To his credit, Butterfield, who was recently cast as the lead in the sci-fi epic Ender’s Game, recognizes the unique nature of his position. “Being an actor does give me the opportunity to do and see things I wouldn’t otherwise be able to,” he concedes. “Come to think of it, I’m like Hugo.” That would be Hugo Cabret, the orphan Butterfield plays in Scorsese’s film. He secretly lives in the walls of a Paris train station, emerging only to get tangled up in a grand romp with costars Ben Kingsley and Chloë Mortez. Working with Marty—known for his ability to handpick pint-sized actors destined to become full-fledged stars (Jodie Foster, Juliette Lewis)—bodes well for Butterfield. Though still young, the cobalt-eyed comer is looking forward to “playing characters that have a bit more world experience. If anyone wants to make Young Bond,” he says. “I’m your guy.”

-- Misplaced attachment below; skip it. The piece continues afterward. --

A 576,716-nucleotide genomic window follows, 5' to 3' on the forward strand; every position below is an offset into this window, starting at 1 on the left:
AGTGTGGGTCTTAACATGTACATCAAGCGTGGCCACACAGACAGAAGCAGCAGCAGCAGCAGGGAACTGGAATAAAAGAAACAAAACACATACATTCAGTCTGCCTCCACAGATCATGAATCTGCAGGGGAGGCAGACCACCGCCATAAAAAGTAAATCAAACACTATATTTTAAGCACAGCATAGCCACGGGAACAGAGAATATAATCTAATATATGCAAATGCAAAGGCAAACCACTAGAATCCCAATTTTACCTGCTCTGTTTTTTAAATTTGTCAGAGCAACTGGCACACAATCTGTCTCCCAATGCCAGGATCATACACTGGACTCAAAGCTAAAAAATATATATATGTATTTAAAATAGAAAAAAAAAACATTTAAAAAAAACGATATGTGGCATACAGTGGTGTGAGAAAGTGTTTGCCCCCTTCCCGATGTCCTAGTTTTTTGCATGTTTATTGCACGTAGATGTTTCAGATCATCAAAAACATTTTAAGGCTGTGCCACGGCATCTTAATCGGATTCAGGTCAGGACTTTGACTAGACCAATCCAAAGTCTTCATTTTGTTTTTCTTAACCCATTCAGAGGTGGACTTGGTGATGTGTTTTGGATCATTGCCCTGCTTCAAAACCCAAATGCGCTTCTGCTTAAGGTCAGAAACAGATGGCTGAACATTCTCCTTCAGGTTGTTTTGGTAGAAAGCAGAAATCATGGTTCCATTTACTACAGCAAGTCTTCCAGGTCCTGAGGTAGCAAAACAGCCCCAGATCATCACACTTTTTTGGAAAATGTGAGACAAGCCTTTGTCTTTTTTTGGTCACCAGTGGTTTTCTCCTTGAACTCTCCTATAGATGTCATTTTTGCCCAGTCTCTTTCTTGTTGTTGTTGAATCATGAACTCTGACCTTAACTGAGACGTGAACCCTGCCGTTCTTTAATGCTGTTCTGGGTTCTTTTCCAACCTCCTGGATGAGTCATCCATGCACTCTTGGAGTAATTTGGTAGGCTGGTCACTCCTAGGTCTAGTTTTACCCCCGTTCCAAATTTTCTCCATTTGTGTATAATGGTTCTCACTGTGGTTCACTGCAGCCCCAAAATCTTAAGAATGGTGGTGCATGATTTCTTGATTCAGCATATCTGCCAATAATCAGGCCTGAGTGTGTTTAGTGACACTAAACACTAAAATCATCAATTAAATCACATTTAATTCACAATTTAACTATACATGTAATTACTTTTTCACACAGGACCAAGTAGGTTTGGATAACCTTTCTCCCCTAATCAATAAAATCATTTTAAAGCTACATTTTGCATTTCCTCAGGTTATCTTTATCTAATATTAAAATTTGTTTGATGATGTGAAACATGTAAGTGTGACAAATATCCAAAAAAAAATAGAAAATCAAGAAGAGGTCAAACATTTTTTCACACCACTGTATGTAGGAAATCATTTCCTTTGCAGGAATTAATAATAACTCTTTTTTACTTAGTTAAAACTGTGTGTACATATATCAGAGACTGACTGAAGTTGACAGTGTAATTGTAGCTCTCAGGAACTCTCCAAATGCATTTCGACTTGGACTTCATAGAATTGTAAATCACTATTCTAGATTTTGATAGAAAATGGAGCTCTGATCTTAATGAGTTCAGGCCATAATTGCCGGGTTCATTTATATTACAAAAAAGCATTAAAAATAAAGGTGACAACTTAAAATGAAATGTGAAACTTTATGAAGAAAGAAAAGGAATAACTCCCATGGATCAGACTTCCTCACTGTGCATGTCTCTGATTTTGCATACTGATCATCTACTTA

How was Scorsese as a director? Marty really is an amazing director. I know that’s an obvious thing to say but the way he set up shots and the detail that he attends to is quite something. I could see that early on when watching bits of playback in his tent. And now I’ve seen the film I can see how that attention to detail has really paid off – it’s so beautiful. He’s not a director that tells you to do it in a particular way, instead he suggests different ways and he was always so encouraging. This lets you come up with your own ideas of how to play the scene and that in turn affects the other actors performances. The other thing I’ve come away with is a real appreciation of film. All through shooting, he’d suggest films for me to watch. I’m now really in to Kurosawa, and before I met Marty I’d never heard of him. Marty also shared with me some of the early films he enjoyed as a boy and young man, I’ve got to see some of them now and can see what inspired him to be the great film maker that he is.